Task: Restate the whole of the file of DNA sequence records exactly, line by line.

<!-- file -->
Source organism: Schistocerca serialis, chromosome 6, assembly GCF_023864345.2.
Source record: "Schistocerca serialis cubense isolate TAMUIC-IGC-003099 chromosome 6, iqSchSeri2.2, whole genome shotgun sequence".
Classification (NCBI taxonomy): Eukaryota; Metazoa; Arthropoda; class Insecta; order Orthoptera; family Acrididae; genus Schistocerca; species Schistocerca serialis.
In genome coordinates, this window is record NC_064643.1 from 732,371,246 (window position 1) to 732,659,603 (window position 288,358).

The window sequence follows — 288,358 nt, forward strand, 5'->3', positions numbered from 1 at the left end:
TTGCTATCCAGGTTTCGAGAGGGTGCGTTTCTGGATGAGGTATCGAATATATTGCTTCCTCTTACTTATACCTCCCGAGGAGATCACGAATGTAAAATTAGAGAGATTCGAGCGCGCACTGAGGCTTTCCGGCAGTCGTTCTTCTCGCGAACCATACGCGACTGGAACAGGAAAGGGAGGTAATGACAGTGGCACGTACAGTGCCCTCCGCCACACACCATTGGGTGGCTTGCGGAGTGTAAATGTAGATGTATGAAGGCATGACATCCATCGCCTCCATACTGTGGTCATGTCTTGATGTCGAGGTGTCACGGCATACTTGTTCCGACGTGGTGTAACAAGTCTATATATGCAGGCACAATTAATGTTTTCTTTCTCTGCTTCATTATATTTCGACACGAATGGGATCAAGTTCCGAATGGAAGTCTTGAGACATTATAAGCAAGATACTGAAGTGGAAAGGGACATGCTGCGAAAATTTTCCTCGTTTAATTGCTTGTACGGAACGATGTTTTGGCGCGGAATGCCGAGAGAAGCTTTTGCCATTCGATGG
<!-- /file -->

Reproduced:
Source organism: Schistocerca serialis, chromosome 6, assembly GCF_023864345.2.
Source record: "Schistocerca serialis cubense isolate TAMUIC-IGC-003099 chromosome 6, iqSchSeri2.2, whole genome shotgun sequence".
Classification (NCBI taxonomy): Eukaryota; Metazoa; Arthropoda; class Insecta; order Orthoptera; family Acrididae; genus Schistocerca; species Schistocerca serialis.
In genome coordinates, this window is record NC_064643.1 from 732,371,246 (window position 1) to 732,659,603 (window position 288,358).

The window sequence follows — 288,358 nt, forward strand, 5'->3', positions numbered from 1 at the left end:
TTGCTATCCAGGTTTCGAGAGGGTGCGTTTCTGGATGAGGTATCGAATATATTGCTTCCTCTTACTTATACCTCCCGAGGAGATCACGAATGTAAAATTAGAGAGATTCGAGCGCGCACTGAGGCTTTCCGGCAGTCGTTCTTCTCGCGAACCATACGCGACTGGAACAGGAAAGGGAGGTAATGACAGTGGCACGTACAGTGCCCTCCGCCACACACCATTGGGTGGCTTGCGGAGTGTAAATGTAGATGTATGAAGGCATGACATCCATCGCCTCCATACTGTGGTCATGTCTTGATGTCGAGGTGTCACGGCATACTTGTTCCGACGTGGTGTAACAAGTCTATATATGCAGGCACAATTAATGTTTTCTTTCTCTGCTTCATTATATTTCGACACGAATGGGATCAAGTTCCGAATGGAAGTCTTGAGACATTATAAGCAAGATACTGAAGTGGAAAGGGACATGCTGCGAAAATTTTCCTCGTTTAATTGCTTGTACGGAACGATGTTTTGGCGCGGAATGCCGAGAGAAGCTTTTGCCATTCGATGG